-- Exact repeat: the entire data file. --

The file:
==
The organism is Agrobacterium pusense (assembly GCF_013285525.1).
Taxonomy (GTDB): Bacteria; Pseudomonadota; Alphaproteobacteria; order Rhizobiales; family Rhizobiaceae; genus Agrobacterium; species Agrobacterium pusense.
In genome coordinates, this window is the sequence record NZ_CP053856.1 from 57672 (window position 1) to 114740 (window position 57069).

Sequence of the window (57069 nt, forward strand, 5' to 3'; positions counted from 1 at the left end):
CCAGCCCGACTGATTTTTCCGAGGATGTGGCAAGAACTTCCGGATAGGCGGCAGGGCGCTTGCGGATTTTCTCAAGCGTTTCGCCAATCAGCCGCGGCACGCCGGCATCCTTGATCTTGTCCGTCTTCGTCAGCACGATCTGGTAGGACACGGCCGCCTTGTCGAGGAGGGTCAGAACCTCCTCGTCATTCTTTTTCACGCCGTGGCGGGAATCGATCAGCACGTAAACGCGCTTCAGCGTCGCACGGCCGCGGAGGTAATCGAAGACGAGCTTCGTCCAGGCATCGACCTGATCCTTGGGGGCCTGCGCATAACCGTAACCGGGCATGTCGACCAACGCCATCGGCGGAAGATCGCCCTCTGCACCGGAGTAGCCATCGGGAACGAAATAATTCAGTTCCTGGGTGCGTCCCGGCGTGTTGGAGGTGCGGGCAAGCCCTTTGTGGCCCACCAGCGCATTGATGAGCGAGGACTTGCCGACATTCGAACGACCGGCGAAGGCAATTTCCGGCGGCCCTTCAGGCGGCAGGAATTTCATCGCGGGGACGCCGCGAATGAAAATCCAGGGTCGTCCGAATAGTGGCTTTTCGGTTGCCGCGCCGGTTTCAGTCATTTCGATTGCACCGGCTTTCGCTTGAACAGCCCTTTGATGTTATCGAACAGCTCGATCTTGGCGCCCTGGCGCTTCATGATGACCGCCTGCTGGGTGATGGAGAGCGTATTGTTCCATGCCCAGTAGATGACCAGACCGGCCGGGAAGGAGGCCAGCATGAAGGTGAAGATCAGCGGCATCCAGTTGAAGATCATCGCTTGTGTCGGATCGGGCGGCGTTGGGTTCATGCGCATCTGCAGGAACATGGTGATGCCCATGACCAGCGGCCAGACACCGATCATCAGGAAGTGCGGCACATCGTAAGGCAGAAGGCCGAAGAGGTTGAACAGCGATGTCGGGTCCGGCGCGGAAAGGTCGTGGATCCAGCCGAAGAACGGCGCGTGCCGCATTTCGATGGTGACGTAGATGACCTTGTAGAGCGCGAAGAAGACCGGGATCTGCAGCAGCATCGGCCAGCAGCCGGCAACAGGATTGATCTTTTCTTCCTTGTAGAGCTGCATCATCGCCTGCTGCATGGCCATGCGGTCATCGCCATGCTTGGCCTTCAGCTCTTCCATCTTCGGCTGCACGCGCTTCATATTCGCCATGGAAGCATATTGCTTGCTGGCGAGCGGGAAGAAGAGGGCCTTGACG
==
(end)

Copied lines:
The organism is Agrobacterium pusense (assembly GCF_013285525.1).
Taxonomy (GTDB): Bacteria; Pseudomonadota; Alphaproteobacteria; order Rhizobiales; family Rhizobiaceae; genus Agrobacterium; species Agrobacterium pusense.
In genome coordinates, this window is the sequence record NZ_CP053856.1 from 57672 (window position 1) to 114740 (window position 57069).

Sequence of the window (57069 nt, forward strand, 5' to 3'; positions counted from 1 at the left end):
CCAGCCCGACTGATTTTTCCGAGGATGTGGCAAGAACTTCCGGATAGGCGGCAGGGCGCTTGCGGATTTTCTCAAGCGTTTCGCCAATCAGCCGCGGCACGCCGGCATCCTTGATCTTGTCCGTCTTCGTCAGCACGATCTGGTAGGACACGGCCGCCTTGTCGAGGAGGGTCAGAACCTCCTCGTCATTCTTTTTCACGCCGTGGCGGGAATCGATCAGCACGTAAACGCGCTTCAGCGTCGCACGGCCGCGGAGGTAATCGAAGACGAGCTTCGTCCAGGCATCGACCTGATCCTTGGGGGCCTGCGCATAACCGTAACCGGGCATGTCGACCAACGCCATCGGCGGAAGATCGCCCTCTGCACCGGAGTAGCCATCGGGAACGAAATAATTCAGTTCCTGGGTGCGTCCCGGCGTGTTGGAGGTGCGGGCAAGCCCTTTGTGGCCCACCAGCGCATTGATGAGCGAGGACTTGCCGACATTCGAACGACCGGCGAAGGCAATTTCCGGCGGCCCTTCAGGCGGCAGGAATTTCATCGCGGGGACGCCGCGAATGAAAATCCAGGGTCGTCCGAATAGTGGCTTTTCGGTTGCCGCGCCGGTTTCAGTCATTTCGATTGCACCGGCTTTCGCTTGAACAGCCCTTTGATGTTATCGAACAGCTCGATCTTGGCGCCCTGGCGCTTCATGATGACCGCCTGCTGGGTGATGGAGAGCGTATTGTTCCATGCCCAGTAGATGACCAGACCGGCCGGGAAGGAGGCCAGCATGAAGGTGAAGATCAGCGGCATCCAGTTGAAGATCATCGCTTGTGTCGGATCGGGCGGCGTTGGGTTCATGCGCATCTGCAGGAACATGGTGATGCCCATGACCAGCGGCCAGACACCGATCATCAGGAAGTGCGGCACATCGTAAGGCAGAAGGCCGAAGAGGTTGAACAGCGATGTCGGGTCCGGCGCGGAAAGGTCGTGGATCCAGCCGAAGAACGGCGCGTGCCGCATTTCGATGGTGACGTAGATGACCTTGTAGAGCGCGAAGAAGACCGGGATCTGCAGCAGCATCGGCCAGCAGCCGGCAACAGGATTGATCTTTTCTTCCTTGTAGAGCTGCATCATCGCCTGCTGCATGGCCATGCGGTCATCGCCATGCTTGGCCTTCAGCTCTTCCATCTTCGGCTGCACGCGCTTCATATTCGCCATGGAAGCATATTGCTTGCTGGCGAGCGGGAAGAAGAGGGCCTTGACG